Inventory no.: 915

Ottoman Turkish Kinjal Sword


Kinjal-Style Sword with Watered Steel Blade, Marine Ivory Hilt & Silver Gilt Scabbard

Ottoman Turkey

circa 1800

length: 64cm, weight: 1,161g

This kinjal-style (or kindjal) sword is of Ottoman Turkish manufacture, and most probably has its origins in north-eastern Turkey. The form is based on the kinjal knife of the Caucasus, and most particularly the qama of Georgia. The blade is broad, double edged with almost parallel sides that eventually meet in a sharp point. The blade is of finely patterned wootz damascened or watered steel with two lines of Arabic script overlaid in gold to either side (partly worn).

The hilt, of a single piece of cream marine ivory, is straightened in the grip although cut with serrations for better ease of handling, and with a broad curved pommel. It is decorated to one side with two silver-gilt plaques each with a central piece of carved coral cabochon.

The scabbard is of meticulously worked silver. The upper section, in silver gilt, has multiple bands of beaded, plaited and filigree work. The middle section is of Turkish fish scale design on one side, and with an interlocking flower trellis motif on the other. The lower section, again in gilt, is worked to give the appearance of tight twisted wire bands, narrowing to an open-work foliate tip.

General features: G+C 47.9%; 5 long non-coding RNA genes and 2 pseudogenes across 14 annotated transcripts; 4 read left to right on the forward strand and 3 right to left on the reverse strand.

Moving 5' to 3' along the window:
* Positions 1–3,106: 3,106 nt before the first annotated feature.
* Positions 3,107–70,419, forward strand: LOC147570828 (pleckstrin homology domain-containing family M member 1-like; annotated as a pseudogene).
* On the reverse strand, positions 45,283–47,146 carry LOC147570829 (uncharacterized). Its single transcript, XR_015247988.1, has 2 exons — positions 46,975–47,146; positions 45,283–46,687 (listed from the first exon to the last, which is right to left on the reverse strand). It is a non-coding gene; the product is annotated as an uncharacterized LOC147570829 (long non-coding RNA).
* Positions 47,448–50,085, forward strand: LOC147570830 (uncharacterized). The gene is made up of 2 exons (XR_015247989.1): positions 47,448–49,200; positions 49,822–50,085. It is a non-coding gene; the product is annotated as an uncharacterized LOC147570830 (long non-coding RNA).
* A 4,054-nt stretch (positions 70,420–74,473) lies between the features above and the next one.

The scabbard is stamped with an indistinct tughra and has associated ‘zig-zag’ assay etching.

This is a very impressive Ottoman

kinjal overall, and shows the influence of the Ottoman empire’s outer provinces on Turkey itself. Apart from the rubbing to the inscription on the blade, the condition of this sword is excellent. The damascene work on the blade itself is of a very high standard.


Stone, G.C., A Glossary of the Construction, Decoration and use of Arms and Armour in all Countries and in all Times: Together with some Closely Related Subjects, Southworth Press, 1961.


UK art market.

Inventory no.: 915


The zig-zag etching typical of Ottoman silver that was properly tested and assayed can be seen here.

An Ottoman tughra stamp is visible in this image.